leave a comment --Ken Fox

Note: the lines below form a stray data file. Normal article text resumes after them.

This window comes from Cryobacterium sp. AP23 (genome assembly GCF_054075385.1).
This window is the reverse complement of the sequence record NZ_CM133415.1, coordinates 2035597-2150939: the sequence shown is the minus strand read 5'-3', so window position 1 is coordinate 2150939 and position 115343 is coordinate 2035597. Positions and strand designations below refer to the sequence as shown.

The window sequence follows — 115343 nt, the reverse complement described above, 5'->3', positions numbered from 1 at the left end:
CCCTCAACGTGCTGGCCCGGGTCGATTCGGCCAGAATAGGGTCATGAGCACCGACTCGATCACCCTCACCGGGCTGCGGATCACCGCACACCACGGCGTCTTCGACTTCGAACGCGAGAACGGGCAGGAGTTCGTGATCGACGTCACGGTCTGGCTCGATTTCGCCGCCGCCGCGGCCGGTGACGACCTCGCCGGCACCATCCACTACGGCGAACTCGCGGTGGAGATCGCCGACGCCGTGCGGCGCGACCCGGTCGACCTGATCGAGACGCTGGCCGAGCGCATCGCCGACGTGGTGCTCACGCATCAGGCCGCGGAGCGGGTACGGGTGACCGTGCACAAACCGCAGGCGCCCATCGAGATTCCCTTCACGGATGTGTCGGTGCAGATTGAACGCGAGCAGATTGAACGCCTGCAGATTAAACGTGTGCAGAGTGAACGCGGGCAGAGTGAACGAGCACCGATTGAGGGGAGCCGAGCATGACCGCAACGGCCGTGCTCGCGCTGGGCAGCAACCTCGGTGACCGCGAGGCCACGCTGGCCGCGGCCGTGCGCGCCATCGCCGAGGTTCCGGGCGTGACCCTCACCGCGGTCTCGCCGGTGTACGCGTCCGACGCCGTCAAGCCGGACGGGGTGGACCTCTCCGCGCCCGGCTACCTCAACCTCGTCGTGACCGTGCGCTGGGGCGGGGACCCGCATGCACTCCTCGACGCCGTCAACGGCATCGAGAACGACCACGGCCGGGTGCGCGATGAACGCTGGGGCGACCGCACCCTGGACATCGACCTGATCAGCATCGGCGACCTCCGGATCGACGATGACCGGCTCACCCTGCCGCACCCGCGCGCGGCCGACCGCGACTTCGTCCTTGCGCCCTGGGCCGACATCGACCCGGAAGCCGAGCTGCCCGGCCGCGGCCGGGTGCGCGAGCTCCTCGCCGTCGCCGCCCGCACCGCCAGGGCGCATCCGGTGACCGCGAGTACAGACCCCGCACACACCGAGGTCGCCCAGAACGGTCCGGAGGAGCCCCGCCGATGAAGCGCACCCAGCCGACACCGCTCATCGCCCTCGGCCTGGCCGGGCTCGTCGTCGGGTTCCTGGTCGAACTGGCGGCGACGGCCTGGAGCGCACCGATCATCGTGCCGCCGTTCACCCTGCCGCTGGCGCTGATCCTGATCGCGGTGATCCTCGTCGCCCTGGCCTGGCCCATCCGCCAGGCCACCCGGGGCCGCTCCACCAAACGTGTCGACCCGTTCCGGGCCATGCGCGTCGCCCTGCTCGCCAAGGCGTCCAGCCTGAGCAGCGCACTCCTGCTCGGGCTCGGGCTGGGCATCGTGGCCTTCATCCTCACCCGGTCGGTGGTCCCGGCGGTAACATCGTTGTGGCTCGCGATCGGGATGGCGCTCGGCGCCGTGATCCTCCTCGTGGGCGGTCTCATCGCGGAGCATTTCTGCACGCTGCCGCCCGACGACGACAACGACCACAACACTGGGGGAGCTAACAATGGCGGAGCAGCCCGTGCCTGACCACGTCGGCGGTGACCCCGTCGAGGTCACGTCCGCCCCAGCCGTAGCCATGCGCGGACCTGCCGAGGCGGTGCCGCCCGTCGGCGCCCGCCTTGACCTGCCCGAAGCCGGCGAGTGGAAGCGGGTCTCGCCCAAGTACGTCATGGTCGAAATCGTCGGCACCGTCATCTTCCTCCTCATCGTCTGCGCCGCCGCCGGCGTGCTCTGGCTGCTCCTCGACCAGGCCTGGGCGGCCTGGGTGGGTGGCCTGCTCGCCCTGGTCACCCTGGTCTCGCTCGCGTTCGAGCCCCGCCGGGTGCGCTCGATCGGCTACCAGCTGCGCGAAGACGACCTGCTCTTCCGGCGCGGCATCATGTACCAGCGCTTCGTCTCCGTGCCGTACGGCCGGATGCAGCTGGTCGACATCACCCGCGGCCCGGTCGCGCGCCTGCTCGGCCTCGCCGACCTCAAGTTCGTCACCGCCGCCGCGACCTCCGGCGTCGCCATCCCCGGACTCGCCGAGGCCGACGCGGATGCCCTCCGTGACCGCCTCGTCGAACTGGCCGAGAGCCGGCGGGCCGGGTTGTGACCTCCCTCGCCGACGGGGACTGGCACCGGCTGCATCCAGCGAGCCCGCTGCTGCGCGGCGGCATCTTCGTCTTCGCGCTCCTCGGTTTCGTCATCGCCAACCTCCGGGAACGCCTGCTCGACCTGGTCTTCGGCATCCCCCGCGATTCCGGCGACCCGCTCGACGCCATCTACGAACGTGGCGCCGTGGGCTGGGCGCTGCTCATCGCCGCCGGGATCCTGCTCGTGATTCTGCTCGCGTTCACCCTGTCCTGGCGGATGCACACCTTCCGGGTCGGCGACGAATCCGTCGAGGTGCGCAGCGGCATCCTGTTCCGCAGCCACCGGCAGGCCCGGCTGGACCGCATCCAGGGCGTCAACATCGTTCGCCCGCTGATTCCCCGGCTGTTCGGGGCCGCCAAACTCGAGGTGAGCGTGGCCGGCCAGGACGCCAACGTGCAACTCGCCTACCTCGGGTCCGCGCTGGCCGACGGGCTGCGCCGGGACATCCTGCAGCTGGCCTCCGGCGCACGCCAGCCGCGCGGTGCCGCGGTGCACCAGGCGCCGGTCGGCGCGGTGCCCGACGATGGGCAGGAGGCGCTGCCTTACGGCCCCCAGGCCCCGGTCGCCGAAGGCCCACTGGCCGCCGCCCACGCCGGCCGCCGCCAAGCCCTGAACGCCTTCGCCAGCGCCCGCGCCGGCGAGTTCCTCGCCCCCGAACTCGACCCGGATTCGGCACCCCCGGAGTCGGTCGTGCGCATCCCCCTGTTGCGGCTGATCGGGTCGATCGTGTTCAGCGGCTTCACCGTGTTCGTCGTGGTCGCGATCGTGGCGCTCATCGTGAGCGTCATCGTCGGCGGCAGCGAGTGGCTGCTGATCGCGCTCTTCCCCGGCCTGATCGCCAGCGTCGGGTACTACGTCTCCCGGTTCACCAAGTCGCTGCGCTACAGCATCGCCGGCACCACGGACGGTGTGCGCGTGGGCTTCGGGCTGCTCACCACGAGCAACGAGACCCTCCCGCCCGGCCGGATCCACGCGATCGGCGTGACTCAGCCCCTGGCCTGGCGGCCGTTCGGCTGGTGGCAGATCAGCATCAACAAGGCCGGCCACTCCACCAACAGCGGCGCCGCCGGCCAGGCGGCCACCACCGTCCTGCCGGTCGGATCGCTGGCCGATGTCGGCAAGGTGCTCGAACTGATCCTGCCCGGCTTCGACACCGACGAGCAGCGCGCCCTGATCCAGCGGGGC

Leave it to Italian clown Roberto Benigni, whose LIFE IS BEAUTIFUL squeezed lemonade from the lemons of the Holocaust, to find the silver lining in the dark cloud of the war in Iraq. This cloying romantic comedy turns a worsening international crisis into yet another solipsistic expression of his deep, abiding love for his wife and favorite actress, Nicoletta Braschi. March, 2003: As the U.S. military prepares to shock-and-awe Sadaam Hussein out of power, manic Italian poet and university lecturer Attilio de Giovanni (Benigni) dreams of marrying wan writer Vittoria (Braschi), who in waking life wants nothing to do with him. Vittoria is preparing a biography of Attilio's good friend, the great Arab poet Fuad (Jean Reno); after 18 years in Parisian exile, Fuad is finally returning to his native Baghdad, and Vittoria intends to follow him so she can finish her book. One night, after the American bombs have begun falling on Baghdad, Attilio receives terrible news from Fuad: Vittoria has been badly hurt in an explosion and is dying in an ill-equipped Baghdad hospital. Desperate to reach his love before it's too late, Attilio sneaks into Iraq along with a team of Red Cross workers, whom he's somehow managed to convince he's a surgeon. When the medical convoy is ordered to turn around and head back to Basra, Attilio jumps ship and barrels into Baghdad in an abandoned bus. Fuad joins him on the outskirts of the city, and when they finally reach Vittoria, she's on death's doorstep. A doctor (Abdelhafid Metalsi) tells Attilio she's suffering from a cerebral edema, and that his hospital doesn't have the medication needed to save her life. Refusing to give up hope, Attilio sets out to save Vittoria's life, scouring the city — and soon the countryside — for glycerin, oxygen and an IV drip. Along the way, Attilio tiptoes across a minefield, has a comic encounter with a camel and is mistaken by U.S. troops for a suicide bomber. Aside from a few perfunctory remarks about the senselessness of war that have nothing to do with the situation in Iraq in 2003, this grating, mawkish comedy — and yes, it is a comedy — could be happening anywhere in the world where bombs are falling and medical supplies are scarce. Benigni can't even be bothered to get the chronology or the details of the American occupation right, and his keen visual sense isn't enough to save him: Benigni's artfully composed images are as empty as his political convictions. The only thing that comes across as at all sincere is his love for Braschi. And really, who cares?